Fresh water is one of our most valuable natural resources, but it is extremely difficult to know whether our water is contaminated. This is because microorganisms naturally exist on all surfaces exposed to air, including water. Many of these microbes have the potential to cause disease. The term for these disease-carrying microbes is pathogens. In order to destroy harmful pathogens, water must be disinfected. One process that aids in disinfection is Ultra-Violet (UV) treatment. UV treatment is a highly effective and acceptable means of disinfecting water to meet the microbiological requirements of the Public Health Service Drinking Water Standards.

Water enters the purifier's 109 chamber. Once inside, it is exposed to UV light. The UV lamp used for this type of germicidal disinfection produces light at a predetermined wavelength (such as a typical value of 253.7 nanometers or 2,537 Angstrom units). At this wavelength, UV light destroys up to 99.9% of all bacteria, protozoa, viruses, molds, algae and other microbes. This includes such waterborne diseases as: E. coli, hepatitis, cholera, dysentery, typhoid fever as well as many others. The actual UV lamp(s) is housed in a quartz sleeve. This sleeve not only helps maintain maximum operating temperature, but also prevents the UV lamp form coming in contact with the water. While in the chamber, the water receives doses of UV energy. To be effective, a minimum dosage of 50,000 microwaft second per square centimeter is applied. Since the treatment does not change either physical or chemical properties, the water is ready for use when it leaves the purifying unit 109.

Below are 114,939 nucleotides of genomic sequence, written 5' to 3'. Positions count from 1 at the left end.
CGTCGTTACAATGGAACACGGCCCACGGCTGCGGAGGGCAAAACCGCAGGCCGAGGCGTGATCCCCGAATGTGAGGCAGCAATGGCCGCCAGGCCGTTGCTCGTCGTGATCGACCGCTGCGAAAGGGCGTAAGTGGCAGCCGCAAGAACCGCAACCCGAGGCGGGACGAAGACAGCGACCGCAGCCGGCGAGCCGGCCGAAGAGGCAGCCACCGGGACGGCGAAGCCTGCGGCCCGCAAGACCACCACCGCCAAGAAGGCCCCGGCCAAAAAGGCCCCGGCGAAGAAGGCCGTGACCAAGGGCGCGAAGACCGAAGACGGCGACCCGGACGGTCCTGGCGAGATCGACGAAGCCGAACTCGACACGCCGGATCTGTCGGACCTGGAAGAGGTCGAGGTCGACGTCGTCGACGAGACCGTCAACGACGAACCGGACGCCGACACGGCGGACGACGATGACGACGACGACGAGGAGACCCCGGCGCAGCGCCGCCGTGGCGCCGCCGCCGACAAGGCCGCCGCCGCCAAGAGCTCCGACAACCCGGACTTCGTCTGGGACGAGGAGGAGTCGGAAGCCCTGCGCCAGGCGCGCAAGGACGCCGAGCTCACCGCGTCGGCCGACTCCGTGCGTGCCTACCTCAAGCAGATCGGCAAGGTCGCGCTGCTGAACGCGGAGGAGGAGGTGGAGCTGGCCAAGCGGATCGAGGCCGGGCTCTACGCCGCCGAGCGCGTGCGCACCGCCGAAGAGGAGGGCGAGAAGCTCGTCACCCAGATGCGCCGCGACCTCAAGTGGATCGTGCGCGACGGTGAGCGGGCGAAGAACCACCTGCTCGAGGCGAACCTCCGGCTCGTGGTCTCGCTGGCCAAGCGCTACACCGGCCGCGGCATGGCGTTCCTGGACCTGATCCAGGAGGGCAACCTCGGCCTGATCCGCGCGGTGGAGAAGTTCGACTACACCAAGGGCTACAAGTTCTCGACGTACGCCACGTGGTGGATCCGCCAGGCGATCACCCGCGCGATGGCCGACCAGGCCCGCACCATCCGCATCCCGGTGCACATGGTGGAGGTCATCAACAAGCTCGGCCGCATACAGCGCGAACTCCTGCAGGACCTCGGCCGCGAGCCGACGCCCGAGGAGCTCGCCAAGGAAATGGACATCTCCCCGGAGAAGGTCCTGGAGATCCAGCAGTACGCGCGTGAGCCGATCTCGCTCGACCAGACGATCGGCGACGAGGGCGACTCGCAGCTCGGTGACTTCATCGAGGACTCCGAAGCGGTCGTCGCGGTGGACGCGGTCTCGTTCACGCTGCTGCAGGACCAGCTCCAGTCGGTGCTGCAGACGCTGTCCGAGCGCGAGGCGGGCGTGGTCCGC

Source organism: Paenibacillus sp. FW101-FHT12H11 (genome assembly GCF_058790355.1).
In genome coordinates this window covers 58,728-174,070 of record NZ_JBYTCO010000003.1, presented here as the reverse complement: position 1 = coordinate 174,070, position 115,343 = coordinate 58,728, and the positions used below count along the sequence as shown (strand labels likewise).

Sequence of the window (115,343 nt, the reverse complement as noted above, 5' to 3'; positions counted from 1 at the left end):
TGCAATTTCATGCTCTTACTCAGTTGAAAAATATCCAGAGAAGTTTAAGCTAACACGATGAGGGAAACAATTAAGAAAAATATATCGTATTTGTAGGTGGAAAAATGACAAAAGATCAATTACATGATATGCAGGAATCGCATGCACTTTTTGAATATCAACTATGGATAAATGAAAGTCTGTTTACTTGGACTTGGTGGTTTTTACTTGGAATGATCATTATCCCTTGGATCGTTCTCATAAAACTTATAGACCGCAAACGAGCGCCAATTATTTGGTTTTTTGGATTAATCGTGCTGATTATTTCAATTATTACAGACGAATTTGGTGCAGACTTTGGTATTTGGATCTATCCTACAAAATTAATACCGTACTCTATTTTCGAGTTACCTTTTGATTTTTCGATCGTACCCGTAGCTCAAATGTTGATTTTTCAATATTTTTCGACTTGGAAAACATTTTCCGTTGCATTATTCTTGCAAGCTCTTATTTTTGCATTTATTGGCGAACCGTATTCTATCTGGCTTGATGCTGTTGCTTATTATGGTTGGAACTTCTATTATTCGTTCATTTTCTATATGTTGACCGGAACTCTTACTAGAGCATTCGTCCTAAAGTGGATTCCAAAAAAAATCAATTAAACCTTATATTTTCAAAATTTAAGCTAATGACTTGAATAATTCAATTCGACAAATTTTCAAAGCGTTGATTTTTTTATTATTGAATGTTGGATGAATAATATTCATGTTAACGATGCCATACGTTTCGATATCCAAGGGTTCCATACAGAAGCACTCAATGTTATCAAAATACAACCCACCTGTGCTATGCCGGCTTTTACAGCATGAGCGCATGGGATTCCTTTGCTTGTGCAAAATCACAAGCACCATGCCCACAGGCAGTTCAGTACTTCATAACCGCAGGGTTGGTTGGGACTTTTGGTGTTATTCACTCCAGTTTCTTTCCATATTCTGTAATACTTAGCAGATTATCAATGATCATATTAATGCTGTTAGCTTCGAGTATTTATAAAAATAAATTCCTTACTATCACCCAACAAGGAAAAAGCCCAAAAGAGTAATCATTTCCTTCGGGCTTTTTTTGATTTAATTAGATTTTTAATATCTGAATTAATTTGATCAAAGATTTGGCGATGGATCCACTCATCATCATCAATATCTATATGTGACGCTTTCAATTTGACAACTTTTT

There are many advantages to this type of treatment: no need for toxic and expensive chemicals, fast treatment, low maintenance, simple handling and extremely low cost operation. This proven technology is not only extremely reliable, but is scalable to treat millions of gallons per day. Once installed, the units only need periodic cleaning and annual lamp replacement.

Carbon Filter

The final stage of treatment is the use of a carbon filter 110 to remove any taste. Most tastes and odors in water supplies come from naturally occurring or manmade organic material contamination. Bacterial decomposition of humic material imparts taste to surface water, also the action of algae and actinomycetes give rise to objectionable tastes. Chlorination of humic material leads to chlorophenols that are far stronger odor and taste antagonists than the original phenol and the chlorine. Most of these odors are removed by treatment with ozone. Even some sulfur compounds such as hydrogen sulfide, mercaptans ororganic sulfides can be oxidized to sulfates with ozone. As noted above, ozone reacts with organics to break them down into simpler compounds. These simpler compounds (e.g. oxalic acid) do not readily break down all the way to carbon dioxide with just ozone, but if subjected to bacterial degradation on activated charcoal, they are removed.